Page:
4 reasons why Oregon’s corporate minimum tax is too low

Fact Sheet

Oregon’s corporate minimum tax needs a significant boost for it to meet its intended purpose — ensuring that all corporations make a meaningful contribution to the common good. Corporations benefit from the education system, public safety, and many other public services funded through the Oregon state budget. The primary means for corporations to contribute to that system is a tax on corporate profits.[1] Oregon also has a backstop in place: a corporate minimum tax based on total Oregon sales. The impact of that minimum, however, is minimal — which is why lawmakers should raise it significantly.

1. The corporate minimum tax brings in little revenue

Oregon’s corporate minimum tax brings in a very modest amount of revenue. Income taxes — personal and corporate — account for more than nine out of every 10 dollars that flow into Oregon’s General Fund budget, the principal way Oregon pays for services like education and other essential services. But it is the personal income tax, which individuals and families pay, that brings in the lion’s share of the public resources. In 2016, the personal income tax brought in about $7.6 billion.[2] By contrast, the corporate income tax brought in $541 million, with the corporate minimum tax accounting for $54 million of that amount.[3] Thus, the corporate minimum tax made up just 0.7 percent of all income taxes collected by the state.

The negligible amount generated by Oregon’s corporate minimum tax is not surprising, given how low it is set. The corporate minimum tax kicks in when a corporation would pay less under the profits-based tax. The minimum starts at $150. The tax amount increases according to a schedule based on the amount of the corporation’s sales in Oregon. In nearly every instance, the tax comes out to no more than one-tenth of 1 percent of sales — in other words, 10 cents for every $100 dollars of sales. The percent is even lower for the biggest corporations, those with sales over $100 million, given that the tax amount tops out at that level of sales.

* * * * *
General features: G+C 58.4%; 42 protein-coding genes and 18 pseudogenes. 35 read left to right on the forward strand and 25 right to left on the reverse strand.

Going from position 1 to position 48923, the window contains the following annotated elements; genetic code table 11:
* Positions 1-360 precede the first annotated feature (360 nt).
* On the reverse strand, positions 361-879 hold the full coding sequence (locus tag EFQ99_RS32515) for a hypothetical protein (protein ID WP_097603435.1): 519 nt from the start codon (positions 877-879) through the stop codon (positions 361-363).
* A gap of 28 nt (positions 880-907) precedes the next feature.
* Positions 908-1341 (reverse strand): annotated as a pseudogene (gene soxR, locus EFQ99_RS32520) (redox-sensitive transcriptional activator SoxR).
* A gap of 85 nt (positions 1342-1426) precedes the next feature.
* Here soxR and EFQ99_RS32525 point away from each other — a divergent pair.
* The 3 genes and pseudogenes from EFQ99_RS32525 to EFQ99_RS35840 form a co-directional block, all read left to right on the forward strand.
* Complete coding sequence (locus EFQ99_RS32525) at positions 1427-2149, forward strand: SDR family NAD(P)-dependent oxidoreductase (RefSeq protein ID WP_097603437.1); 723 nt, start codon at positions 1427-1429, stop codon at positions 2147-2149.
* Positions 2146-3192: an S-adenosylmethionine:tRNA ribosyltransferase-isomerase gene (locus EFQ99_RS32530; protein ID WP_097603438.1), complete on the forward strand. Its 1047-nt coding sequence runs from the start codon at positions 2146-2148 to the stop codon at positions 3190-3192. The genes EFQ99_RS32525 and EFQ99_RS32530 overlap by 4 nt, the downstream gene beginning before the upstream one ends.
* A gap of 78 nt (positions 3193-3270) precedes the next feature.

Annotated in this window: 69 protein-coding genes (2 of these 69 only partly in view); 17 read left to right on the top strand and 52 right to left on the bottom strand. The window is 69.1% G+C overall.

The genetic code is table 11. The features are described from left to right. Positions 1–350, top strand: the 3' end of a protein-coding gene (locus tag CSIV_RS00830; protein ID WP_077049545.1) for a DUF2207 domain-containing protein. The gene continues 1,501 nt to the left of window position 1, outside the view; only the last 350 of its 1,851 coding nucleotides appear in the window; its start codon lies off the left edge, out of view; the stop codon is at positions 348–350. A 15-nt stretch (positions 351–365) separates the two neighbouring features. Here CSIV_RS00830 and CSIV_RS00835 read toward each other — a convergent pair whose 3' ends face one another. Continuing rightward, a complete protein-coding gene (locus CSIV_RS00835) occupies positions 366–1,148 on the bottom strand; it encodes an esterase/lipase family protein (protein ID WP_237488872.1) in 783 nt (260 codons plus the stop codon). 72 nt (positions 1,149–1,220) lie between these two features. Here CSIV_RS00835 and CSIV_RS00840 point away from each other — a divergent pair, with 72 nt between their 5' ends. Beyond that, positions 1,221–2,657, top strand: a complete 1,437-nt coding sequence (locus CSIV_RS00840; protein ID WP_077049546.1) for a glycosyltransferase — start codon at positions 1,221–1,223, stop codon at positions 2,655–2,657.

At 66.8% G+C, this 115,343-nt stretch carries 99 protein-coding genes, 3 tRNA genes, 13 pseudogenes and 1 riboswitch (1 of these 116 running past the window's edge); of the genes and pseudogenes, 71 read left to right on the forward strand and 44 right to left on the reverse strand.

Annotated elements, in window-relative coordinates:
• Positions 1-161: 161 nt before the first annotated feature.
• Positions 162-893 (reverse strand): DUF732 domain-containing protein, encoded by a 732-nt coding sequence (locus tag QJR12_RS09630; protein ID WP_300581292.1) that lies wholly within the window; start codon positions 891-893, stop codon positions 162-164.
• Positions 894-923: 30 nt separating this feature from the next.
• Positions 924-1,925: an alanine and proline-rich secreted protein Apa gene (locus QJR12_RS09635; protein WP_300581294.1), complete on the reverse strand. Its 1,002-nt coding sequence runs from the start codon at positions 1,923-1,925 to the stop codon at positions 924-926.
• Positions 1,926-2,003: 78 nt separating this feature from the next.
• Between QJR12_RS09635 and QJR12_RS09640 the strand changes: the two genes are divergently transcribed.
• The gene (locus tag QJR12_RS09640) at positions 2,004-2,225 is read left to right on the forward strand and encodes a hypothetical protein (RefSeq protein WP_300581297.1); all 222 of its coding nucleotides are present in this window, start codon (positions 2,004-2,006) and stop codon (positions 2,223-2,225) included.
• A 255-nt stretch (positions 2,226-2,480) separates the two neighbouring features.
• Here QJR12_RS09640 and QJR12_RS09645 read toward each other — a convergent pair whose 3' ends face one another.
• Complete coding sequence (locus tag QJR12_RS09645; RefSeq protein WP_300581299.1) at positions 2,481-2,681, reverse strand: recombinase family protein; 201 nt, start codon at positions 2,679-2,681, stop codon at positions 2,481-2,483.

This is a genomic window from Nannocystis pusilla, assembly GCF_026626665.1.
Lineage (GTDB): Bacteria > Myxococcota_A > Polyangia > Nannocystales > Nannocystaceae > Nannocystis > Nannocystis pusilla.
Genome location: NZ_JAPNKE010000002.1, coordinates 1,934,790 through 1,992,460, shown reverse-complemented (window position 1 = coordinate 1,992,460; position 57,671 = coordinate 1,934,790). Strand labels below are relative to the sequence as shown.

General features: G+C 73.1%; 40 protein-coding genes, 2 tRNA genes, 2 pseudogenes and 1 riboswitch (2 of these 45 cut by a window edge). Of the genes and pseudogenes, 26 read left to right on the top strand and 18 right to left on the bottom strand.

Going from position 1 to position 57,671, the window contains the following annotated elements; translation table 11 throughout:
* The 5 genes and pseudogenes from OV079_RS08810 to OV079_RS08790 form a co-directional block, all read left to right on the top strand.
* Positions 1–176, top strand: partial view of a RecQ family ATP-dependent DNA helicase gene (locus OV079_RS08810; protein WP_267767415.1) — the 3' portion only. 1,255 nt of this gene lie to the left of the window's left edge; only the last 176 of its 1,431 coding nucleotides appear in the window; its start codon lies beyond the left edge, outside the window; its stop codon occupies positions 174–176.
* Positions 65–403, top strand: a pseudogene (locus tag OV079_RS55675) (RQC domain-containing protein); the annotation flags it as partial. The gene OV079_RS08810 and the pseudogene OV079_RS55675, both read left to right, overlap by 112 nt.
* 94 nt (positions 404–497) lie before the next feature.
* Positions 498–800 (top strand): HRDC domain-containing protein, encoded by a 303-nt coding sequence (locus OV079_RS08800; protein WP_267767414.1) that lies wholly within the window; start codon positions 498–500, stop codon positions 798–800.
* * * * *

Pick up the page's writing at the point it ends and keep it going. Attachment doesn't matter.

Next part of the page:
As such the corporate minimum tax falls short of its intended purpose. The corporate minimum tax recognizes that corporations (or their owners) benefit from state services — an educated workforce, public safety, a court system that adjudicates commercial disputes, and so on. Putting aside the meaning of “profits” in the tax context (see point 3, below), corporations don’t stop benefiting from public services just because they’re unprofitable in a particular year. Even unprofitable corporations benefit from these services and have a responsibility to support the common good. Additionally, the corporate minimum recognizes that corporations can exploit a combination of tax subsidies and loopholes that fully wipe out their tax liability in a way the legislature did not intend. For the corporate minimum to fulfill its purpose as a backstop to the corporate income tax, it has to be set at a meaningful level.

2. More than two-thirds of corporations pay the minimum

In 2016, more than 30,000 corporations filed a tax return in Oregon. Of these, 68.6 percent paid the minimum tax. In other words, more than two-thirds of corporations paid the minimum.[4]